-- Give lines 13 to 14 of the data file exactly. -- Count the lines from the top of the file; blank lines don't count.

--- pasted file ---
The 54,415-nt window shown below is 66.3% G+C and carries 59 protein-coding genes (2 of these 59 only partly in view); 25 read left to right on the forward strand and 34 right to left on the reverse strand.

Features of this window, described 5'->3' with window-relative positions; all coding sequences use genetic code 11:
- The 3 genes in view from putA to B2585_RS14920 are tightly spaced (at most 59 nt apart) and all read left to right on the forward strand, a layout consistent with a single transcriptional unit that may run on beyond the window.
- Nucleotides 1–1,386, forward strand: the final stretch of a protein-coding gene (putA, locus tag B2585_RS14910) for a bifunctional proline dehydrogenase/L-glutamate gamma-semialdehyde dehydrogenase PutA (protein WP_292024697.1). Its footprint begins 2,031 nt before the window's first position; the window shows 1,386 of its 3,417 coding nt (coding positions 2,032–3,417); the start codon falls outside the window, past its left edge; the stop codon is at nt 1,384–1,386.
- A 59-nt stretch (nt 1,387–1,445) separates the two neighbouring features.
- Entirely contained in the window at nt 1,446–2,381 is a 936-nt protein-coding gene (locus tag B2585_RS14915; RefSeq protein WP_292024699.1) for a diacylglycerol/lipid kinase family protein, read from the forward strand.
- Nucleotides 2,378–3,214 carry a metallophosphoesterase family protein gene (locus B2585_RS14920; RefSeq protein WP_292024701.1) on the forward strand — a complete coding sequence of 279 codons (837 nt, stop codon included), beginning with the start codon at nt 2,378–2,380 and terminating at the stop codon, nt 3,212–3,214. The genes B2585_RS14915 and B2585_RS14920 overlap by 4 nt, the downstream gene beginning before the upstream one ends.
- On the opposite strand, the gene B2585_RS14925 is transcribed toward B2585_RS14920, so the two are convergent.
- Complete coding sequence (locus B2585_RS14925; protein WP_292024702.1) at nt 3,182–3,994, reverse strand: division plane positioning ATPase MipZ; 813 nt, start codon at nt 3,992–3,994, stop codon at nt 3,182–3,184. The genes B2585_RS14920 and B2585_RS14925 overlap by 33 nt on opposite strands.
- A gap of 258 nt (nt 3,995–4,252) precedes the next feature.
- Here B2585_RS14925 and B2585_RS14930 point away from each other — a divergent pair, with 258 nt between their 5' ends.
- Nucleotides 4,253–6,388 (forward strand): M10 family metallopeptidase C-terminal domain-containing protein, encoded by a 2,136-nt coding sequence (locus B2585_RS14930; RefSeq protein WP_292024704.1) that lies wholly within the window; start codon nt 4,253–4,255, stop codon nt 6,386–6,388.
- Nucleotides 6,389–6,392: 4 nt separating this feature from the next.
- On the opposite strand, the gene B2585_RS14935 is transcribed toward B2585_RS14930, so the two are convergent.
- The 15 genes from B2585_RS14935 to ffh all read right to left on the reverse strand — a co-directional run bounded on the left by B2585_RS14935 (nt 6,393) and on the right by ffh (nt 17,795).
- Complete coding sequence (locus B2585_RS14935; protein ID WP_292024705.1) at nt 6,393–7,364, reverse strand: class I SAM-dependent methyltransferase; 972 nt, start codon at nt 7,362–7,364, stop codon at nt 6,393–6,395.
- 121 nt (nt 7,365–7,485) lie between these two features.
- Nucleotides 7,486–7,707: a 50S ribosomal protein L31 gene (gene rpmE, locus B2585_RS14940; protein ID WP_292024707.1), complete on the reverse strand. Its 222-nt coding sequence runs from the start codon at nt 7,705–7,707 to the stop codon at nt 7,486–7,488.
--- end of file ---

- Nucleotides 6,389–6,392: 4 nt separating this feature from the next.
- On the opposite strand, the gene B2585_RS14935 is transcribed toward B2585_RS14930, so the two are convergent.